Sunday, January 13, 2013

Top ten strategies for Words with Friends

I am unable to stop playing Words with Friends, the Scrabble look-alike for online opponents. I played Scrabble as a kid and had to defend my words constantly, a key difference between the two versions of this crossword puzzle inspired game.

In Words with Friends, you are warned that a word is unacceptable and then are given the opportunity to keep trying. In Scrabble, a successful challenge results in a loss of turn. I'm often asking my wife the definition of a word that she has played, knowing that neither one of us has a clue. I've gone to the trouble of looking up the definitions of XI, AA, SH, QAT, QAID, KA, ZA and KORE, but have forgotten them. Knowing that they're acceptable words is all that matters.

To promote better play, I've compiled a list of ten game strategies and encourage others to add to my list or take exception to them.

1) Never play an opening word with fewer than five letters, the minimum necessary to cover the double word spot. If that's not possible, play a two-letter, two-point word. There is no point in playing a two or more point letter without covering the double word square.

2) Never play a word that ends one square short of a double or triple word multiplier unless the word cannot be appended. Playing ZOO with a double or triple word square immediately following it invites your opponent to slap on an S and head off in a different direction to enhance the score. For example, playing SKY with the S on a triple word square at the end of ZOO would generate a score of at least 66.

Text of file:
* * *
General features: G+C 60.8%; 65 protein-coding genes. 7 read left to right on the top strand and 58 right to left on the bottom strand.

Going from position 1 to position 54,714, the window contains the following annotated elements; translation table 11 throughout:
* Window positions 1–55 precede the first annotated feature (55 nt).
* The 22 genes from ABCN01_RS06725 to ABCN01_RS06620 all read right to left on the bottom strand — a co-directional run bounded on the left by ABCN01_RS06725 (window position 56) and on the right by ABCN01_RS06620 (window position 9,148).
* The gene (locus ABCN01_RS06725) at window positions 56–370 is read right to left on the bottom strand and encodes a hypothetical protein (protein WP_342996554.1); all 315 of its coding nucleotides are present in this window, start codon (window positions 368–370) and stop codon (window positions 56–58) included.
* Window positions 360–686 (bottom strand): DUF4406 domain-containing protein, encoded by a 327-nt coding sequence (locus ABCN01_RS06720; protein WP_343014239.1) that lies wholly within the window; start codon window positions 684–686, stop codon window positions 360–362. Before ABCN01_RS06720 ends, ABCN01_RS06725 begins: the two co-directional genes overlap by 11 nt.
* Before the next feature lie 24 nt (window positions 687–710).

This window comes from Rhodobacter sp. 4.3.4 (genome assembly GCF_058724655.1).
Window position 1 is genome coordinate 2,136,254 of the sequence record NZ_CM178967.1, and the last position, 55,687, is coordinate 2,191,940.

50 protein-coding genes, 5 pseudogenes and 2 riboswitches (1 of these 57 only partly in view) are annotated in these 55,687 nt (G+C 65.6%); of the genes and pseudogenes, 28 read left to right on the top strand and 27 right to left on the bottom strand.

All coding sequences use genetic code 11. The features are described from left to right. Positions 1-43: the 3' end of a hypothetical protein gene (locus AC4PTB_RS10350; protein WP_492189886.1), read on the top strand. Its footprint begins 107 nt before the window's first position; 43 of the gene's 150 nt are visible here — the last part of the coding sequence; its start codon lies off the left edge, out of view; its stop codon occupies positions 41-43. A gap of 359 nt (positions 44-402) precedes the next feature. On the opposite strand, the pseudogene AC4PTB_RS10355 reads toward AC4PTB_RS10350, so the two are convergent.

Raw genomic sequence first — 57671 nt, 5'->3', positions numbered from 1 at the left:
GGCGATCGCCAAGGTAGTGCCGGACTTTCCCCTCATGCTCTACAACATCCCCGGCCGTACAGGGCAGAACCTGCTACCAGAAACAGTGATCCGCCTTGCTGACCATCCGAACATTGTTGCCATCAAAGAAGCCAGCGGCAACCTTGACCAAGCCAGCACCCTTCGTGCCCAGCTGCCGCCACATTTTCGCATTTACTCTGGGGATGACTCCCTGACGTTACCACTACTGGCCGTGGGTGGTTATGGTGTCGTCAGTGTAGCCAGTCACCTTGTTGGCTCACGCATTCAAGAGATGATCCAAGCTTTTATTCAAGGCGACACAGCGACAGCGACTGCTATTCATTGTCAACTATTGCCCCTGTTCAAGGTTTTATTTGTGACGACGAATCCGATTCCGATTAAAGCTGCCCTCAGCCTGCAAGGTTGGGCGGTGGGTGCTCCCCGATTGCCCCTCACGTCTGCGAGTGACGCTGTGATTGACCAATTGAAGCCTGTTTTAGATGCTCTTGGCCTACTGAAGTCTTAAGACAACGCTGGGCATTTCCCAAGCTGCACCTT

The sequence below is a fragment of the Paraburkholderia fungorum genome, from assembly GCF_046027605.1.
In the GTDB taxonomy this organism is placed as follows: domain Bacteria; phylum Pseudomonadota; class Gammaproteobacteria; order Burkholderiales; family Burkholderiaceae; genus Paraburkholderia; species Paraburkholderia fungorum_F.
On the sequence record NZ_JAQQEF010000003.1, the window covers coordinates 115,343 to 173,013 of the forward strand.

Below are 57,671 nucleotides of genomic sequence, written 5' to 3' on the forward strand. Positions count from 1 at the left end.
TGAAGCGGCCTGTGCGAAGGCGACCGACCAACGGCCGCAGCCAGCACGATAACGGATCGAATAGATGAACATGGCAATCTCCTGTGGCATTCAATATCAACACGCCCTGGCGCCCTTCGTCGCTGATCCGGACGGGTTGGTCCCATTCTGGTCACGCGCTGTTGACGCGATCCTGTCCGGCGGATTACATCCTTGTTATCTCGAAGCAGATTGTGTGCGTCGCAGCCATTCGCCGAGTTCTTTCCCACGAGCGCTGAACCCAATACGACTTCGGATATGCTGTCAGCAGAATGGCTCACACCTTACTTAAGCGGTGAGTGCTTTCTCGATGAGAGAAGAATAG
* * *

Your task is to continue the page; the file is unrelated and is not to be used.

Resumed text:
3) Points that you prevent are worth the same as points you score. Take the above strategy as an example. If you played a lesser scoring word than ZOO, say DO, you'd be much better off.

4) Playing the first word to the left or above the center star creates a more open board, which is good for higher scoring games. Playing to the right or below the center star closes the board, making for a lower scoring, but potentially more challenging, game.

5) Save an S when using it would only add 1, 2 or 3 points to your score. They are more valuable, especially later in the game, to pluralize existing words for big points. The same goes for blank tiles. They can be enormously helpful later in the game and don't count against you if your opponent plays out before you do.

6) Playing all the letters in your tray gives you a bonus of 35 points. If you have a tray that spells out a seven-letter word, but have no place to play it, don't wait too long waiting for an opportunity. Passing your turn once is okay, just don't keep doing it hoping for a miracle.

7) Another key difference between Scrabble and Words with Friends is WWF has four pairs of double word multipliers sitting just five squares apart. Rack your brain for ways to capitalize on this powerful point generator. The word ZYGOTE covering two double word squares is a very satisfying and, at the same time, demoralizing play.

8) Start dumping your high point letters when the pool of undrawn letters shrinks to fewer than ten. As much as you want to play your J, Z and X on big multiplier squares, if your opponent plays out first, remaining letters in your tray both reduce your score and add to your opponent's score.

9) Letter swapping can be helpful to remedying a tray such as AAAOOOU. I rarely do it because you lose a turn when swapping letters, but there is no worse tray than one without any consonants.

10) C's and V's can be very tactical letters for blocking your opponent's access to double and triple word squares. Neither can be combined with any other letter to form a two-letter word.

1 comment:

  1. By the way, there's an "Easter egg" in the puzzle I used as a graphic for this blog piece that I think is a great name for a weight loss cracker.


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